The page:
be associated with epilepsy. While epilepsy and autism in these various primary and secondary conditions are likely both symptomatic of an underlying network dysfunction, there is an increasing research interest in investigating whether seizures and epileptiform features themselves contribute to autism, a legitimate question since epileptiform features in the form of continuous spike-waves in sleep (CSWS) are known to result in various forms of autistic-like regressions in behaviors and language (Landau-Kleffner syndrome) [31]. There is also definite scientific merit in studying the potential emergence of autistic features in models of acquired seizures specifically models of neonatal insults given the growing clinical and experimental literature on their association with a higher risk of autism [122–126]. The previously described elemental behavioral approach to rodent panels definitely applies to tests of autistic-like behaviors given that autistic features in acquired epilepsy models are unlikely to fit a primary autism disease entity. Moreover, when testing novel potential drugs and looking for potential molecular, histological, and electrophysiological contributors to rodent autistic-like features, it is important to keep in mind model and insult specificity as research findings may not necessarily apply to all forms of autism, given its pathophysiological heterogeneity and given the likely ensuing variations in clinical trajectories and medication response in the various primary and secondary autistic conditions [127].


Conclusions While the DSM-V classification has an unquestionable merit in the clinical arena, it is difficult to mirror its psychiatric disease entities in animal models, especially that major diagnostic components rely heavily on subjective feelings that are unmeasurable in rodents. We believe therefore that in preclinical research design and interpretation, efforts should be directed at the study of various measurable elements of behavioral disturbances using conceptual frameworks similar to the herein proposed one. We have provided an example of how an elemental behavior-based approach provides a better interpretation to hypoxic seizures-induced excessive swimming in the FST as a deficit in contextual learning rather than the counterintuitive interpretation of “resistance to depression” if we were to follow a DSM-V condition-based approach to this testing panel. The elemental measurable behavioral outcomes of a specific panel should therefore be analyzed in the context of behavioral responses obtained from other related and complementary panels without necessarily considering a certain panel as mirroring a disease entity or a mood disorder, as was also shown in the LDT discussion above. In order to mechanistically dissect the behavioral deficits in rodent seizure models, neurobehavioral studies are complemented by


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long-term EEG recordings, histological studies, and proteomics. In our TLE and hypoxic seizure models, these are mainly performed to assess molecular and structural hippocampal changes as well as epileptiform and seizure activity [6, 32, 38, 97, 123]. Wireless EEG [128, 129] and live imaging of hippocampal activity [130, 131] are now increasingly being used. These techniques can be performed in freely moving rodents during neurobehavioral testing and therefore will markedly improve our ability to more accurately study the relation between molecular and electrophysiological changes in hippocampal synaptic homeostasis, seizures and epileptiform features, and emotional and cognitive behavioral disturbances in rodent seizure models.

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Part VIII Methods of Animal Models of Aging, Neurodegenerative Diseases and Traumatic Brain Injury

Chapter 21 Neurological Exam in Rats Following Stroke and Traumatic Brain Injury Hale Z. Toklu, Zhiui Yang, Mehmet Ersahin, and Kevin K. W. Wang Abstract Using the appropriate model for testing neurological symptoms in rats is essential for the assessment of functional outcome. A number of tests have been developed to quantify the severity of neurological deficits. These tests should meet criteria such as validity, specificity, sensitivity, and utility. Although analysis of motor function shows homology in primates and rodents, the total neurological exam scores may not always reflect the clinical outcome. Therefore, the selection of the appropriate tests has critical importance when evaluating therapeutic strategies. This chapter describes Toklu’s modified neurological exam score method which can be used practically to assess neurological symptoms following traumatic brain injury (TBI) and stroke. The method is a combination of balance, muscle strength, coordination, and reflex. Key words Neurological exam, Neurological score, Rat, Brain injury, Stroke, Trauma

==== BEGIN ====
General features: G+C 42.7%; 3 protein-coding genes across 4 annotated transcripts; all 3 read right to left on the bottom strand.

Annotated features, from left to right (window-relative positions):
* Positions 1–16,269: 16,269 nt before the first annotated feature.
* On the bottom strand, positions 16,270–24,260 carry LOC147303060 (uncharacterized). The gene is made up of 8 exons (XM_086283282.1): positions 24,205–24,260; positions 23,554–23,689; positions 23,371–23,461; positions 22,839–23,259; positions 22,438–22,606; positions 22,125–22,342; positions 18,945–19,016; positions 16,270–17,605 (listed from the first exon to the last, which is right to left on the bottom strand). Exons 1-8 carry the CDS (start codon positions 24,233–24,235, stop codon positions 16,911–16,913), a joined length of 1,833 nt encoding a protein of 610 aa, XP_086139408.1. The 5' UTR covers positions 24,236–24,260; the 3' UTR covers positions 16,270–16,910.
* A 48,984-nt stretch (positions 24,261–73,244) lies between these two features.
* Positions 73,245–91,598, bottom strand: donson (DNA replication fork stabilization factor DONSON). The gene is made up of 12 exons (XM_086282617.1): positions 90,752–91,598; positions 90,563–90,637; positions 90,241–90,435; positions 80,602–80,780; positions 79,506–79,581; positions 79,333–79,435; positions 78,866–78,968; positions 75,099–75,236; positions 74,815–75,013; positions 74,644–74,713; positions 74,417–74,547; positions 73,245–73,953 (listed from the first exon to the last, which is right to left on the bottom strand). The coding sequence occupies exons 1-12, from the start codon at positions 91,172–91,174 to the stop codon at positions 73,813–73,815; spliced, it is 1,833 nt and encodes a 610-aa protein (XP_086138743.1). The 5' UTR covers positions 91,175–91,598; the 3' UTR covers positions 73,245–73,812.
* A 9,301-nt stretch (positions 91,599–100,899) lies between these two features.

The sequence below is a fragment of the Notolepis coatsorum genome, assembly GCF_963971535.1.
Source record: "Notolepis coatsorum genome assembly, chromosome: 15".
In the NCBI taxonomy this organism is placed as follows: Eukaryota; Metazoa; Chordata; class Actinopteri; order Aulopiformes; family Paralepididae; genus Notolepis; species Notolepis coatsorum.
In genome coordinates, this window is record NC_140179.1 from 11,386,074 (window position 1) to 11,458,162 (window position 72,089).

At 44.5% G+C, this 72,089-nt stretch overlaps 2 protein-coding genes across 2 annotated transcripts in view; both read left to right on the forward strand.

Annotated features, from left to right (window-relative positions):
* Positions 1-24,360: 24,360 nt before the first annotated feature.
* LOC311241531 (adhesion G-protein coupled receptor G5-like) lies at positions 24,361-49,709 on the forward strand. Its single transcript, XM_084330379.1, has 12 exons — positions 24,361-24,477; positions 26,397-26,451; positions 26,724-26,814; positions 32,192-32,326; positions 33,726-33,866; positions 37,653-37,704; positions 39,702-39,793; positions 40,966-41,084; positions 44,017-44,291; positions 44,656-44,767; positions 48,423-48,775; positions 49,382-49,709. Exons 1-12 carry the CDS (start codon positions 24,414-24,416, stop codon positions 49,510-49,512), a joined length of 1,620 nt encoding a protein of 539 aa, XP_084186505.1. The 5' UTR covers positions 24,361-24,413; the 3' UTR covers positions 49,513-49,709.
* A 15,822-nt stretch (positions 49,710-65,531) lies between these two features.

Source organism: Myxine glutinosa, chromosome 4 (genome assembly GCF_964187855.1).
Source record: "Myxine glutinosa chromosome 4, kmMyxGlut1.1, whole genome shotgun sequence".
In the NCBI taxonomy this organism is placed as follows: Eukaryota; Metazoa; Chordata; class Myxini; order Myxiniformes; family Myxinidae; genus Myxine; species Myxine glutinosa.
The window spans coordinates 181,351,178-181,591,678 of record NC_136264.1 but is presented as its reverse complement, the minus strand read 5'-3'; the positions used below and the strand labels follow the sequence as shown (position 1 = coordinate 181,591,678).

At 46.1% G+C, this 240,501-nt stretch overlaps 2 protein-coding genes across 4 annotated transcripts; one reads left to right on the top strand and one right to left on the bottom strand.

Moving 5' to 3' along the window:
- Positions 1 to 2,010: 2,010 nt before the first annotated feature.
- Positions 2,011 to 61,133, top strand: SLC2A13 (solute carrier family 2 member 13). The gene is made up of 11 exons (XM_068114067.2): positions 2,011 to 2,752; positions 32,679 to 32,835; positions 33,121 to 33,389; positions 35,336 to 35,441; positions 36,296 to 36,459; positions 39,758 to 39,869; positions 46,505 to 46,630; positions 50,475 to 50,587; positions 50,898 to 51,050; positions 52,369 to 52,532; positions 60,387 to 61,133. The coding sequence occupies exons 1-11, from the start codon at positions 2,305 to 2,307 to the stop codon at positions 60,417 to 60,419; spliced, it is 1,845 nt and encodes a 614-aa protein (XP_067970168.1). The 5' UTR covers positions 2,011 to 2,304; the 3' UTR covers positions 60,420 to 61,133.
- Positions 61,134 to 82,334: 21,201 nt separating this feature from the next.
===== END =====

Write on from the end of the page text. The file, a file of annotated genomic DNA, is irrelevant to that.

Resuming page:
1.1 Assessing Neurological Deficits

A neurological exam typically provides information on the structural and functional integrity of the nervous system. Even though neurological examinations in animals are less sophisticated than those performed on humans, these examinations are still useful to assess the overall performance of humans following conditions such as traumatic brain injury (TBI) and stroke [1]. Using an appropriate model for testing neurological symptoms in rats is essential for the assessment of functional outcome. A number of tests have been developed to quantify the severity of neurological deficits. These tests should meet criteria such as validity, specificity, sensitivity, and utility. Although analysis of motor function shows homology in primates and rodents, the total neurological exam scores may not always reflect the clinical outcome. Therefore, selection of the appropriate test has critical importance when evaluating therapeutic strategies [2–4]. This chapter describes Toklu’s modified neurological exam score method which can be used practically to assess neurological symptoms following traumatic brain injury and stroke.

Firas H. Kobeissy (ed.), Psychiatric Disorders: Methods and Protocols, Methods in Molecular Biology, vol. 2011,, © Springer Science+Business Media, LLC, part of Springer Nature 2019



Hale Z. Toklu et al.

The method is a combination of balance, muscle strength, coordination, and reflex.

2 2.1

Materials Animals

1. This neurological exam scale was tested on different strains of rats (Sprague Dawley, Wistar albino) of both sexes, 2–3 months of age, weighing between 250 and 350 g. 2. Upon arrival in the animal facility, animals were acclimated for at least 1 week. Animals were maintained on a 12:12-h lightdark cycle and provided standard rat chow and water ad libitum throughout the experimental protocol.

2.2 Drugs Used for Anesthesia for the Induction of Neurotrauma


1. Ketamine HCL (Ketalar®, Pfizer, Turkey) 100 mg/ kg ip. 2. Chlorpromazine (Largactil®, Eczacibasi, Turkey) 1 mg/ kg ip. 3. Isoflurane USP (Piramal Critical Care, Inc., Bethlehem, PA) 3%.


3.1 Toklu’s Modified Neurological Exam in Rats

3.2 Experimental Procedure

Since functional scoring is important in testing neuroprotective drugs, a simple set of criteria common for neurological tests was used to assess the normal and abnormal function in rats that have neurotrauma. Toklu’s modified neurological exam is a combination of Bederson’s neurological function test [5] and Garcia’s behavior score [6]. This test was first used to access neurological scores of rats with encephalopathy due to sepsis [7]. Later, we used this test in brain injury models such as ischemic stroke, weight drop trauma, and overpressure blast injury [8–12]. 1. A 20-point score was used to assess motor and behavioral deficits (Table 1). The higher the score, the more severe the neurological deficit. The sequence of testing animals for a given task was randomized for the animals. All observations were performed by an experienced blind investigator (see Note 1). In summary, the consciousness, performance in a smooth surface climbing platform (45 ), extremity tonus, walking and postural reflexes, circling, and response to the nociceptive stimuli were assessed. 2. For walking and posture, the rats were observed as they moved around freely in their cages (see Note 2). 3. Finally, the responses to the nociceptive stimuli were assessed by pinching the tail.

Neurological Exam in Rats Following Stroke and Traumatic Brain Injury


Table 1 Toklu’s modified neurological exam Consciousness

Normal: 0 Agitation: 1 Lethargy: 2 Stupor: 3 Coma: 4


Normal: 0 Limb adduction: 1 Hypomobility: 2 Turning to the paretic side: 3 Spontaneous circling: 4 No postural reflex: 5

Climbing platform

Climbing: 0 Staying on the hind limbs: 1 Hanging for >5 s: 2 Hanging for 1 s 180 : 0